Barter & Petrobarter

‘Barter’, as US anthropologist David Graeber (2011) and others have noted, is not an economic technique that pre-exists capitalism. The commonly assumed teleological subsumption of barter into money, neatly subordinates alternate political economies to the economic metaphysics of the North Atlantic. This should be avoided, as should just about all theoretical subsumptions… Instead, barter should be seen as coeval to other forms of exchange to which it may relate, supplement or stand in opposition. Indeed, Douglas Rogers, another US anthropologist, will speak of “barter articulat[ing] with currency” (2014, p. 133) and in this fashion alludes to the manner in which ‘petrobarter’ may contribute to the making of complex economic realities. This is an important theme that should allow us to show how petrobartering enacts, through the Venezuelan backed Petrocaribe oil energy cooperation program, a particular economic reality. Rogers has for several years studied petrobartering in the Russian context in the early years after the fall of the Soviet Union.

The image makes a direct reference to the exchanges between Venezuela and Nicaragua, and Dominican Republic, where black beans or caraotas and black gold have been at the centre of the novel economic practice between all three countries. In the case of the Dominican Republic, after several years, Venezuela agreed to sell the $4 billion owed to it by the Dominican Republic for $1.7 billion to Goldman Sachs in January 2015.

I have taken the term ‘pertrobartering’ from Rogers and intend to develop in a somehwat broader manner, not only in relation to the Venezuelan case of Petrocaribe, where exchanges are clearly visible, and barter is more or less spoken about in direct terms, but also with reference to the now defunct Ecuadorean case of the Yasuní-ITT Initiative, where less visible ane controversial exchanges premised on oil where also at stake.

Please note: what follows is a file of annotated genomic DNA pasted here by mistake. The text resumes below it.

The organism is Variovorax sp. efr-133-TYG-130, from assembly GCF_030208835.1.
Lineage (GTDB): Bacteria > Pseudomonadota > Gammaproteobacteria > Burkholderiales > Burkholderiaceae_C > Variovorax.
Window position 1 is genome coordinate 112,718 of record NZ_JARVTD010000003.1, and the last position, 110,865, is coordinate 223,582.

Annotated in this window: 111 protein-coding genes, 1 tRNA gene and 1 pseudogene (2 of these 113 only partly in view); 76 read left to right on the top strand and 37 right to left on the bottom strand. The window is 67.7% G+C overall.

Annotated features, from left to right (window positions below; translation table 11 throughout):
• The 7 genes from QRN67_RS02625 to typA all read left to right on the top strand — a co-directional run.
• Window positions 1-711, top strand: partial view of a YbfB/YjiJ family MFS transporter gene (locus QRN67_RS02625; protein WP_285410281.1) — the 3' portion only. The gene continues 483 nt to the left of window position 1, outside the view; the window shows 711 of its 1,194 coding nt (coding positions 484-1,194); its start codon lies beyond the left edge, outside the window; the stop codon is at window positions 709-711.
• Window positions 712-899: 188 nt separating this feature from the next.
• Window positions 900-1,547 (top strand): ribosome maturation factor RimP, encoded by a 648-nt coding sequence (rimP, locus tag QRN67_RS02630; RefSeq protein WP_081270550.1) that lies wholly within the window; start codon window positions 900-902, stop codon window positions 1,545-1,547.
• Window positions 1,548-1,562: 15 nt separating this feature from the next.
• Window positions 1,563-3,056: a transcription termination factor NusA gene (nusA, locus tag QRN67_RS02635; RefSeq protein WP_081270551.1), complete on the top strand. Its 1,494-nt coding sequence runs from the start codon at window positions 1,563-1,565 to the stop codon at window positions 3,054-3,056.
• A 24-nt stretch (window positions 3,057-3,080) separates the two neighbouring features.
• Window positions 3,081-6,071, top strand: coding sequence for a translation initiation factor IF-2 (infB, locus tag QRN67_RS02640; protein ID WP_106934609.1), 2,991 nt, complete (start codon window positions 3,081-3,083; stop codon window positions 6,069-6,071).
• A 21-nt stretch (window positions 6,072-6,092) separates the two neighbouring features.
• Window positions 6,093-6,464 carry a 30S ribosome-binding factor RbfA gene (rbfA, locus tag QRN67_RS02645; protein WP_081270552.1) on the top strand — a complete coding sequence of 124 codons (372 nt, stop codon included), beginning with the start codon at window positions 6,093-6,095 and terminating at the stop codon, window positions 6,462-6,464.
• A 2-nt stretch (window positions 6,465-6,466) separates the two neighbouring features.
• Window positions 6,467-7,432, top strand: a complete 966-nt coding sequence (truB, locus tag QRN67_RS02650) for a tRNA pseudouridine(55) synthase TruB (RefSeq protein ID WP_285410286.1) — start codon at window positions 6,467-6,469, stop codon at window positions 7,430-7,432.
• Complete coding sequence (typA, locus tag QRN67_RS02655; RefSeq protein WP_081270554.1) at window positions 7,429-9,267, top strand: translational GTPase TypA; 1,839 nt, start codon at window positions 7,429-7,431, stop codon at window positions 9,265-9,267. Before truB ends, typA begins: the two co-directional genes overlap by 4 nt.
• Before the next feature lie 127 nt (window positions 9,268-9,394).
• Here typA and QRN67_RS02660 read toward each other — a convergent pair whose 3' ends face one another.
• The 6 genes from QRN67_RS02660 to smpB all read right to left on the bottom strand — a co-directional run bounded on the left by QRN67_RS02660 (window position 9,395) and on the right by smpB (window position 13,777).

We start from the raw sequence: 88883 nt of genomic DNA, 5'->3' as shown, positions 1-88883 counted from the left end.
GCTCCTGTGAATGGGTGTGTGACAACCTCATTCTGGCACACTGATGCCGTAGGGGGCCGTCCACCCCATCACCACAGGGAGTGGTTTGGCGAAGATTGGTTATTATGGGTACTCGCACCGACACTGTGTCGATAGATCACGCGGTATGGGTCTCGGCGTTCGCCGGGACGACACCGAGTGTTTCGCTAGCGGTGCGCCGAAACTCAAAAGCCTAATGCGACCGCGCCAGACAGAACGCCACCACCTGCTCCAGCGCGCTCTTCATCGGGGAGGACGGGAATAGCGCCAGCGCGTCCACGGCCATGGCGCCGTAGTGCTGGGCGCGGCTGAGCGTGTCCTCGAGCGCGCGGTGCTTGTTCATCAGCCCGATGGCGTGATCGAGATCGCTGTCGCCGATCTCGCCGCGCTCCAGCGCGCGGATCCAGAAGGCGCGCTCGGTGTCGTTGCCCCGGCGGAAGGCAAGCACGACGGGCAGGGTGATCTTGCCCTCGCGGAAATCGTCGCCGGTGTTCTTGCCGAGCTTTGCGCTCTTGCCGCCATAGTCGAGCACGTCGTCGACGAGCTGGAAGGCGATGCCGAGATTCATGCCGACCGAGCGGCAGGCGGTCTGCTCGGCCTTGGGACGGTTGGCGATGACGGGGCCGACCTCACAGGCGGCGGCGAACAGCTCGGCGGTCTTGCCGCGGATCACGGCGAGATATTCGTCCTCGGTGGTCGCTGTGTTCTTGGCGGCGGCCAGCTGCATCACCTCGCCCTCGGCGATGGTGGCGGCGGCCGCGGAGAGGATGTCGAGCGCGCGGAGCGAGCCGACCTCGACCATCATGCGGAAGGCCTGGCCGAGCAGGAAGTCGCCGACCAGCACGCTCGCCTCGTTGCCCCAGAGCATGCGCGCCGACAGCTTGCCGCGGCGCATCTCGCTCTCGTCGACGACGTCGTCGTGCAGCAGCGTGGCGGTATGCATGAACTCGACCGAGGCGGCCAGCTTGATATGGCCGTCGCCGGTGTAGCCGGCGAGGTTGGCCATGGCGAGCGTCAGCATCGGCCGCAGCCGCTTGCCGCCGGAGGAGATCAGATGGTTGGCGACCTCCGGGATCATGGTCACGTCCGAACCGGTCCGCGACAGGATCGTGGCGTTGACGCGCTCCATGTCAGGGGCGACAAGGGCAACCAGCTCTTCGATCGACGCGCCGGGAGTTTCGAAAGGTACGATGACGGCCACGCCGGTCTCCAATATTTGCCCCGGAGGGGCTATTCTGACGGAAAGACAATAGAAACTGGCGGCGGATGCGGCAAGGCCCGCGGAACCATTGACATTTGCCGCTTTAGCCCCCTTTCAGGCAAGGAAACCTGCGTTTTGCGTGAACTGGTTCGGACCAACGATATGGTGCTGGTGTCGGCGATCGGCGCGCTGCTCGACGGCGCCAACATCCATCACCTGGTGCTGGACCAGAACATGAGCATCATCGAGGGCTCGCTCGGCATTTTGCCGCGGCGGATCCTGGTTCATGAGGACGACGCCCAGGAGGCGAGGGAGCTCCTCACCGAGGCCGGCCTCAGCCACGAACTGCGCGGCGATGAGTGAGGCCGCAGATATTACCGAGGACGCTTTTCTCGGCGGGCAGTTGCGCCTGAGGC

For its original formulation, see Douglas Rogers, “Petrobarter: Oil, Inequality, and the Political Imagination in and after the Cold War,” Current Anthropology 55 (2014), 131-153.

PhD Course on Interconnections of Finance and Security

A course organised by the Research School on Peace and Conflict and the SOURCE Societal Security Network

This does look good:

Research School on Peace and Conflict invites applications for the course Interconnections of Finance and Security, 8th -10th October 2015. The course is organized by Nina Boy (PRIO). Course lecturers include Marieke de Goede (University of Amsterdam), Martijn Konings (University of Sydney), Daniela Gabor (University of the West of England), Andreas Langenohl (Justus Liebig University Giessen) and Emily Gilbert (University of Toronto).

The course presents the state-of-the-art of the finance-security literature and features guest lectures by some of the leading scholars in this emerging field. The cross-disciplinary problematic will be relevant for graduate students in the disciplines of security studies, international political economy, international political sociology, economic geography and cultural studies. The course features a roundtable on conceptualizing finance-security relations, offering participants the possibility to follow and contribute to cutting-edge discussions.

The deadline for applications is 20th July 2015. For further information about the course program and admission, please visit the research school course page.

The call was sent by Maral Mirshahi, the Administrative Coordinator of the Research School on Peace and Conflict at the Peace Research Institute Oslo